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Video transcript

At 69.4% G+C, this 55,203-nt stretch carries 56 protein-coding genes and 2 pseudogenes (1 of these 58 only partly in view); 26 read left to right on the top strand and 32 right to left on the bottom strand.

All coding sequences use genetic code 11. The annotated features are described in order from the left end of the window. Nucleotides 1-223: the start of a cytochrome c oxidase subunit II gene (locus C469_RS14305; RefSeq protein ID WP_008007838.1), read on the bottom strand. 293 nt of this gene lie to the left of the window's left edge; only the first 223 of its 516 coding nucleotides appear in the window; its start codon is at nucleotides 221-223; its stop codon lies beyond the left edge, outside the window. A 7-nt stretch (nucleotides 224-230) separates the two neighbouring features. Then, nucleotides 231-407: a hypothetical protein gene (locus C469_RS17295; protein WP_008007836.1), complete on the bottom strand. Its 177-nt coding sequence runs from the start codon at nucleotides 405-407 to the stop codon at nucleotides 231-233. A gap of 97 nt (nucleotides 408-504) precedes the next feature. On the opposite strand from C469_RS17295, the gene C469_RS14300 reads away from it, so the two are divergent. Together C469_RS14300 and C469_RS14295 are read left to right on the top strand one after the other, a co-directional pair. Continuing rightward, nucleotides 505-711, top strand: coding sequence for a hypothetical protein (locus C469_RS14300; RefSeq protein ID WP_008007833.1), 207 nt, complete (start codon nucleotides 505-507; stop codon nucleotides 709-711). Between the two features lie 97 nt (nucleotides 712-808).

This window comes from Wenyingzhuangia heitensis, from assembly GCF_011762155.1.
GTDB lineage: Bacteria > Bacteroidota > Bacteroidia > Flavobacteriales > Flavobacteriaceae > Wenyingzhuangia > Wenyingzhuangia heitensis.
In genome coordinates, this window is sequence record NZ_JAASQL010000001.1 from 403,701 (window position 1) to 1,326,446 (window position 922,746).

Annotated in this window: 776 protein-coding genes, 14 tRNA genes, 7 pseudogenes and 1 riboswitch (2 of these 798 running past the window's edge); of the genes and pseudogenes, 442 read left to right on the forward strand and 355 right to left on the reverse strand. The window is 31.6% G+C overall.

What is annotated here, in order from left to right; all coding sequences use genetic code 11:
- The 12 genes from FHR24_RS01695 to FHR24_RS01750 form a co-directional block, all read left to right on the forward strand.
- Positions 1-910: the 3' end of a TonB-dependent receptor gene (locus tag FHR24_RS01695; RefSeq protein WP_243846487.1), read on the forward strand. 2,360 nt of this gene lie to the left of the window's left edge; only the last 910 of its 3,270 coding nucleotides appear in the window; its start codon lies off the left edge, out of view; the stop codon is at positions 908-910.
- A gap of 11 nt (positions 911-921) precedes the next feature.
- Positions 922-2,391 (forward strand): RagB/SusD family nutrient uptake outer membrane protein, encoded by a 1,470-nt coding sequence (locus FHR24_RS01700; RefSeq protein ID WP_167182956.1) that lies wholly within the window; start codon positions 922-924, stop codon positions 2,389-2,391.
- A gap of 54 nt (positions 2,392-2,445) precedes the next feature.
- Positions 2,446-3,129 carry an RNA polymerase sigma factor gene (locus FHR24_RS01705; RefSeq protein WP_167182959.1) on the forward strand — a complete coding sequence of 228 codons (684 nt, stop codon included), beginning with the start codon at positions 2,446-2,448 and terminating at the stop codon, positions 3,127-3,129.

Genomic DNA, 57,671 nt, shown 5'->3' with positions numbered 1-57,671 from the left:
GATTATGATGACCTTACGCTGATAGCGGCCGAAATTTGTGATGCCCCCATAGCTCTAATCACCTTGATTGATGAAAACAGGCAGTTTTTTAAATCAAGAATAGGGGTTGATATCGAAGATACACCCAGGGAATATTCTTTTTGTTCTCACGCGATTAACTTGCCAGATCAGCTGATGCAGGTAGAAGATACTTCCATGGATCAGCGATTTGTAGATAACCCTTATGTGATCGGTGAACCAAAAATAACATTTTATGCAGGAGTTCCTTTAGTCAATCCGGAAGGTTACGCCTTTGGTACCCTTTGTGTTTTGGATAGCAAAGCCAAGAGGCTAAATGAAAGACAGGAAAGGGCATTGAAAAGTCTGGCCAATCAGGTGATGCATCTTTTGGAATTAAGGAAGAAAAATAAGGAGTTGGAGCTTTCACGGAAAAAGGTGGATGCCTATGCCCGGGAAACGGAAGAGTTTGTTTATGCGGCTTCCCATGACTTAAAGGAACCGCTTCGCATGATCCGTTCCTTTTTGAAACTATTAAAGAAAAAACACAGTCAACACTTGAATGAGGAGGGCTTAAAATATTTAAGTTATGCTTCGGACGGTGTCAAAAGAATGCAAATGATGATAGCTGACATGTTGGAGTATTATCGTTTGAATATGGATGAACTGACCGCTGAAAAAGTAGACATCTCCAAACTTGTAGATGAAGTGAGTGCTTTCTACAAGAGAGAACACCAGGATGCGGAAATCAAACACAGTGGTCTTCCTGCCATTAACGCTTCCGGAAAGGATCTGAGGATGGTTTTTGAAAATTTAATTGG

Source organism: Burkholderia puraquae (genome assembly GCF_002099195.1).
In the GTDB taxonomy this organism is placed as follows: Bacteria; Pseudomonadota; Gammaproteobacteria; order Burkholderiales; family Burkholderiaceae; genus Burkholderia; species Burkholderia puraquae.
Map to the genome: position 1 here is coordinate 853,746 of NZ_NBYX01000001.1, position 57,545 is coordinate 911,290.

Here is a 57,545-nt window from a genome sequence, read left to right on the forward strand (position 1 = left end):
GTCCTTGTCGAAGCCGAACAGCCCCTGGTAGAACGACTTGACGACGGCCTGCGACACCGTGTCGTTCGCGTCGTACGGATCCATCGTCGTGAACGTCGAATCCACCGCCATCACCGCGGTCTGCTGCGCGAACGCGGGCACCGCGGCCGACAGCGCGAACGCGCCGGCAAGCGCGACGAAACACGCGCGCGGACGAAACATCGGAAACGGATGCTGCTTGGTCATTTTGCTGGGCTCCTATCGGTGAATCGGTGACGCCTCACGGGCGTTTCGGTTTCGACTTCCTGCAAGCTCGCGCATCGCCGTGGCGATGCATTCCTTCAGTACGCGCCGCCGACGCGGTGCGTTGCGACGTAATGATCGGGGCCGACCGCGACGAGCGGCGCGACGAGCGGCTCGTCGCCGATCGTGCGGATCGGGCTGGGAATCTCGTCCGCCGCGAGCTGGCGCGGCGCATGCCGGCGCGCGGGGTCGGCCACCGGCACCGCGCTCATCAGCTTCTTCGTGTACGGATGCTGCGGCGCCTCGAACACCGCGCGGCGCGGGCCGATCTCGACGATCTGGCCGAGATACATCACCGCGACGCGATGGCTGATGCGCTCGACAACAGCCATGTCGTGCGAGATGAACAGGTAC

we're in Tate Britain and we're looking at Lucian Freud's standing by the rags from 1988-89 it's a pretty big oil and like so many of his canvases it's a very very forthright nude yeah she's life-size and oddly positioned in that is expected to be lying down almost viewed from above you know in most needs a horizontal so the fact which is vertical is odd and and then we notice that she's actually standing and yet meaning it's very odd it is the space is really difficult to read in part because the rags give us no indication of space and actually obstruct the angle between the floor and the wall which would give us some kind of clue as to what's going on and so she is standing his weight on her feet but at the same time she's also leaning back right and then she's leaning on as she says in a taped interview she's leaning on a heater which is actually warming the rags apparently this was painted at night and I must have been exhausting for her but here's the thing about Freud I don't think any of that is important for him I don't think that there's a conscious interest in dismantling perspective or any of those kinds of goals I think that his concern was to reveal the experience of the body itself in the most direct and tangible way since we all share the experience of inhabiting a body his rendering really in the most unsparing way of weight of fat of bone of temperature of texture all of those things that experience is something that is so incredibly immediate and powerful you know what I see largely is paint I see a body but I'm also simultaneously seeing paint I mean this really thick almost tippling of it around her face and neck and chest especially a little bit on her thighs and calves and but really the face is almost broken apart by the paint think about the incredible tradition of painting the nude throughout the history of art this idealization this beauty and that handling of the paint is not only actually conveying the body but it's also sort of forcing us to rethink all those assumptions in pretty violent and aggressive way that's absolutely true yeah we sort of feel like I don't want to look at this we're gonna have a very immediate kind of visceral reaction to it there's no question in some ways there's a kind of actuality and realism to the body and in other ways the body is really quite distorted here her feet are too large her right arm is way too long and that foreshortening of her forearm and wrist is a little bit off there's a kind of distortion when I see those kinds of distortions in Lucian for its work I see in some ways an attempt to place the body in the most direct way almost in a more perceptually immediate way than sort of more classically proportioned figure might be so that he's trying to create the reality in a sense of that part that maybe even slightly dislocated from another so there's a kind of confrontation of the viewer I think that's I mean there's no question she's so close to us yeah and she's a reflection of who we are even though we're clothed we're upright we may enter into the view of the painting with a kind of properness in a museum context nevertheless it is a kind of revelation of the reality of our own bodies